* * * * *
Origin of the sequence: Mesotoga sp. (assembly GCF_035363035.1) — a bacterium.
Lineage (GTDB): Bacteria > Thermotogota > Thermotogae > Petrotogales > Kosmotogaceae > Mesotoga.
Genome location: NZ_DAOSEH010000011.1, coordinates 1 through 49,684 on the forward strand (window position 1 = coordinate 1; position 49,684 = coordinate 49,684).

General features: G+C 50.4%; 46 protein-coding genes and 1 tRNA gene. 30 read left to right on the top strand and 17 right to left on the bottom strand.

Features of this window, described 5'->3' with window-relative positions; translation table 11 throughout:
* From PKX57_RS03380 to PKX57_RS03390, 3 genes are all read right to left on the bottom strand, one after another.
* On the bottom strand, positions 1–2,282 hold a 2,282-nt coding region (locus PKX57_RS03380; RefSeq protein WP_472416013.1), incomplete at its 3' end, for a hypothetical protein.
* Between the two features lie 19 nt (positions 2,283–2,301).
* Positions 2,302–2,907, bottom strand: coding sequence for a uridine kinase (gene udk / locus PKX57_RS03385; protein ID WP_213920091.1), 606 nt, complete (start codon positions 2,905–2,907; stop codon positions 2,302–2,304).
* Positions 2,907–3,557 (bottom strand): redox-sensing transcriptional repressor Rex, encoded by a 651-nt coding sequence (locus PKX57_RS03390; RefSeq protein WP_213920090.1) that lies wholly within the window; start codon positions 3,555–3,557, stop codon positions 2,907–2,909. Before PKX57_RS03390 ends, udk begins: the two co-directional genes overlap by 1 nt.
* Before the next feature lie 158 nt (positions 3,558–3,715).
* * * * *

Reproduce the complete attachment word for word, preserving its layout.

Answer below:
Origin of the sequence: Mesotoga sp. (assembly GCF_035363035.1) — a bacterium.
Lineage (GTDB): Bacteria > Thermotogota > Thermotogae > Petrotogales > Kosmotogaceae > Mesotoga.
Genome location: NZ_DAOSEH010000011.1, coordinates 1 through 49,684 on the forward strand (window position 1 = coordinate 1; position 49,684 = coordinate 49,684).

General features: G+C 50.4%; 46 protein-coding genes and 1 tRNA gene. 30 read left to right on the top strand and 17 right to left on the bottom strand.

Features of this window, described 5'->3' with window-relative positions; translation table 11 throughout:
* From PKX57_RS03380 to PKX57_RS03390, 3 genes are all read right to left on the bottom strand, one after another.
* On the bottom strand, positions 1–2,282 hold a 2,282-nt coding region (locus PKX57_RS03380; RefSeq protein WP_472416013.1), incomplete at its 3' end, for a hypothetical protein.
* Between the two features lie 19 nt (positions 2,283–2,301).
* Positions 2,302–2,907, bottom strand: coding sequence for a uridine kinase (gene udk / locus PKX57_RS03385; protein ID WP_213920091.1), 606 nt, complete (start codon positions 2,905–2,907; stop codon positions 2,302–2,304).
* Positions 2,907–3,557 (bottom strand): redox-sensing transcriptional repressor Rex, encoded by a 651-nt coding sequence (locus PKX57_RS03390; RefSeq protein WP_213920090.1) that lies wholly within the window; start codon positions 3,555–3,557, stop codon positions 2,907–2,909. Before PKX57_RS03390 ends, udk begins: the two co-directional genes overlap by 1 nt.
* Before the next feature lie 158 nt (positions 3,558–3,715).